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Spring Showers Could Spare Texas Scorching Summer

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LUBBOCK (AP) – Spring showers that fell across Texas this year will likely spare the Lone Star State a second straight record-setting summer of heat and drought.

Texas got an estimated 8.5 inches of rain from March through May, more than three times the amount from those months in 2011 when the state endured its driest year on record. Although parts of West Texas are still battling drought, weather officials say this spring has left most of the state in position for lower temperatures and improved rainfall chances compared to last summer.

This would mean more water for thirsty crops, fewer brown lawns and less strain on a power grid that was tested last year by millions of Texans trying to escape record heat waves.

“This is just what Texas needed,” National Weather Service meteorologist Victor Murphy said. “The rains will prevent another outlier event from happening again this year.”

The weather service predicts a 67 percent chance of near normal to above normal rainfall for June through August. It also predicts average temperatures for the next three months statewide to hover in the low 80s — a significant change from last year when Texas recorded the second hottest summer in U.S. history with an average of 86.7 degrees.

Lack of rainfall in spring 2011 fueled a vicious feedback cycle in which the drought brought blistering heat and the heat perpetuated drought. That led to triple-digit temperatures and a dearth of rain across the state that left even the normally lush green forests of East Texas looking brown.

“This year we don’t have that link,” Murphy said.

He said the probability of an El Nino — a weather phenomenon that brings above normal rainfall — is about 50 percent starting late this summer and continuing into early 2013. It was the villainess La Nina that brought on last year’s drought that plagued much of the Southwest, costing Texas’ agriculture industry a record $7.6 billion in losses.

Already the spring showers have helped replenish reservoirs in parts of Texas and bring a new sense of optimism to a state that several months ago was locked in one of its worst dry spells in history. Heading into this year the state’s 109 largest reservoirs held 61 percent of their storage capacity; by the end of April they were 78 percent full.

“We’re pretty happy about it, of course,” said Yvonne Dupre, water conservation coordinator in Dallas, where recent rains and conservation have brought many of North Texas’ reservoirs to near capacity. “Things were a little dicey last year.”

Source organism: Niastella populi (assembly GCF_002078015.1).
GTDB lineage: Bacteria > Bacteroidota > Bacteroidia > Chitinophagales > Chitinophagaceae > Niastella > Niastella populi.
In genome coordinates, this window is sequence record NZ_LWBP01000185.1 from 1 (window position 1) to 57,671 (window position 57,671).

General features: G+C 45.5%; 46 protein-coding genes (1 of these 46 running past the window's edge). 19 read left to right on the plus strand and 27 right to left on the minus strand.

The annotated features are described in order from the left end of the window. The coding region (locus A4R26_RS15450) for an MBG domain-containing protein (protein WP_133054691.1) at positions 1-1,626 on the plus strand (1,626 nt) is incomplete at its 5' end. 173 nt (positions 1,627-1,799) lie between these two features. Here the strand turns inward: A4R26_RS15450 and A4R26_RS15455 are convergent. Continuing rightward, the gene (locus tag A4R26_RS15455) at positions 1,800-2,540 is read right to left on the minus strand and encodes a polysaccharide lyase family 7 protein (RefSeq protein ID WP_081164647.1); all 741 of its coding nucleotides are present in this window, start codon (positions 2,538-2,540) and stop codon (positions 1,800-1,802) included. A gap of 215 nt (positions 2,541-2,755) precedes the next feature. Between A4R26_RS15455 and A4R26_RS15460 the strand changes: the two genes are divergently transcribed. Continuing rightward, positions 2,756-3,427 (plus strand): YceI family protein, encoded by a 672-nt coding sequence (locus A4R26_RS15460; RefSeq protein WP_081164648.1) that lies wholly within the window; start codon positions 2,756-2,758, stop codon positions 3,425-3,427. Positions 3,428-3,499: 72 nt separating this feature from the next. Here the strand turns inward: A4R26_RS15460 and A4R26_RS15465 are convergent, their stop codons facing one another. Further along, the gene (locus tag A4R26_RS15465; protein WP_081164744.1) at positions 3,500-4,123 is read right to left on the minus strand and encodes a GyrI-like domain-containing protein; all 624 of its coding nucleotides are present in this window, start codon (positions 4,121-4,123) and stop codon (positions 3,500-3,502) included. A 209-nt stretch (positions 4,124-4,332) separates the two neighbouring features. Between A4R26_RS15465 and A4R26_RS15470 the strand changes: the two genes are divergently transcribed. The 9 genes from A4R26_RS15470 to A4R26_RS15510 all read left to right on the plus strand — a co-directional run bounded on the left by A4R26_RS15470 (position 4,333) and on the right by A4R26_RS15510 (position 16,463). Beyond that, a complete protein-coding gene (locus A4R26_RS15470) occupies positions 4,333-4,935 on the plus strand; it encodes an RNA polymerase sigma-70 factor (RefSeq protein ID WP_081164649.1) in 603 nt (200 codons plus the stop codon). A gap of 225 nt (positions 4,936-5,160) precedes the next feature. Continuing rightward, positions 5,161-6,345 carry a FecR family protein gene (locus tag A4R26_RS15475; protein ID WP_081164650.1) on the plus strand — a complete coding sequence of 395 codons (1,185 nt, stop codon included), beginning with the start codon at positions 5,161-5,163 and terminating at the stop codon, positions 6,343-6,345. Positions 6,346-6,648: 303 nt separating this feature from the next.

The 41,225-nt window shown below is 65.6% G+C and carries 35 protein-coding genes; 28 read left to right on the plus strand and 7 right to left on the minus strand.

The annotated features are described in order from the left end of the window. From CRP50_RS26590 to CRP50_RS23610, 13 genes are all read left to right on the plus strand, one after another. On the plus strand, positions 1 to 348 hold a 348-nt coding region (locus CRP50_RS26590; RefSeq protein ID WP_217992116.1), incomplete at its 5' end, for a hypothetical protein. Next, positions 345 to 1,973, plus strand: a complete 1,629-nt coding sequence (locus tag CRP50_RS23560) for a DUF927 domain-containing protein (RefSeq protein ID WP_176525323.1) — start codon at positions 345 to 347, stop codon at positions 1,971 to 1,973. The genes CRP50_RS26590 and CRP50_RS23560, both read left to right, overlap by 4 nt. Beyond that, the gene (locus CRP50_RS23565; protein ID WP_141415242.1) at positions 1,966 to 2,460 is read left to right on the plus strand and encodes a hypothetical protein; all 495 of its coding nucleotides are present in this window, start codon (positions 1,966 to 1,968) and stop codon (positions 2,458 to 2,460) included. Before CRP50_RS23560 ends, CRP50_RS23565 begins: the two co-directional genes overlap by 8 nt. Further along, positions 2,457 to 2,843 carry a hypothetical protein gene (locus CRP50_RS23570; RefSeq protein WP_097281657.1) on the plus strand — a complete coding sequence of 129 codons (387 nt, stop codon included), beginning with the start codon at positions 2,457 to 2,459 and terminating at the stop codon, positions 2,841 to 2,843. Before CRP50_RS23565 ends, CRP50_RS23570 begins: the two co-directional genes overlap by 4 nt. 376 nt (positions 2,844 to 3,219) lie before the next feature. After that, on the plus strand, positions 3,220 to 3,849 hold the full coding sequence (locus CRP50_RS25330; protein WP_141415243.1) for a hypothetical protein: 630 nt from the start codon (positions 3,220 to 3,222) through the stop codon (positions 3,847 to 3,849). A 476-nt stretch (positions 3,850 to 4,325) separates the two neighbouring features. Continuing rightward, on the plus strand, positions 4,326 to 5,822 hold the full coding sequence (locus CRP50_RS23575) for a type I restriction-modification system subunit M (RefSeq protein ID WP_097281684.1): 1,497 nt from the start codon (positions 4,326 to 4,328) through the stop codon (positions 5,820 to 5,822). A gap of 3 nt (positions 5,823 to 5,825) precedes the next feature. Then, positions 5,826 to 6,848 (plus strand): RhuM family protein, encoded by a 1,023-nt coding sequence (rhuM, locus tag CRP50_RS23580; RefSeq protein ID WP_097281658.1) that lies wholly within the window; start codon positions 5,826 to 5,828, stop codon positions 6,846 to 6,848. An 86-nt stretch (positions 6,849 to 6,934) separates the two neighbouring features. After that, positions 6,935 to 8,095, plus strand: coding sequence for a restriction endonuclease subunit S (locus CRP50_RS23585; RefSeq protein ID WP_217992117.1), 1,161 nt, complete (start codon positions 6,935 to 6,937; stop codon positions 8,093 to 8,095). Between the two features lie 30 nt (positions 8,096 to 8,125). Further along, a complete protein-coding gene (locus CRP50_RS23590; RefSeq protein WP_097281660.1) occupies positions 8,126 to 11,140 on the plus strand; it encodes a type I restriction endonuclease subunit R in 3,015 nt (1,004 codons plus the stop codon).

Some of the more arid regions are still recovering.

The latest U.S. Drought Monitor map shows wee portions of far South Texas in extreme drought — the second-worst stage — while West Texas is the only region with portions under the worst stage, exceptional drought.

There has been some steady rain in Lubbock this year, but already windy conditions and high temperatures — the city set a daily record of 104 degrees April 25 — have gobbled up plenty of the moisture needed to grow cotton. Producers had enough moisture to plant but will need more through the end of July to have a shot at a good crop.

“We might luck out and get the rain just right,” said cotton farmer Doug Hlavaty, who tends to irrigated and non-irrigated fields 12 miles south of Lubbock. “That would be the ideal thing.”

Two hundred miles southwest, in San Angelo, the story is far different. The city is having its fifth wettest year on record after getting 12.56 inches of rain through Wednesday, almost 5 inches above the normal. Yet, the parched land has prevented any significant runoff into the depleted O.H. Ivie Reservoir, the city’s main water source. Ivie is at 16 percent capacity, down from 18 percent heading into this year.

The reservoir is so depleted that San Angelo now has water left for only 19 months. Its answer is to build a $120 million pipeline from water wells 60 miles away in McCullough County. The pipeline, which will carry water pumped from the Hickory Aquifer, is scheduled to be completed in June 2013 and expected to last at least 50 years, a city spokesman said.

Dallas is doing its best to ensure such a project won’t be needed there any time soon. With an eye toward a state population predicted to double by 2060 and the specter of more drought years, Dallas joined the cities of Arlington and Fort Worth this spring in discussing whether to keep water restrictions in place from last year.

In the end only Dallas’ city council voted to keep the restrictions.

(Copyright 2012 by The Associated Press.  All Rights Reserved.)

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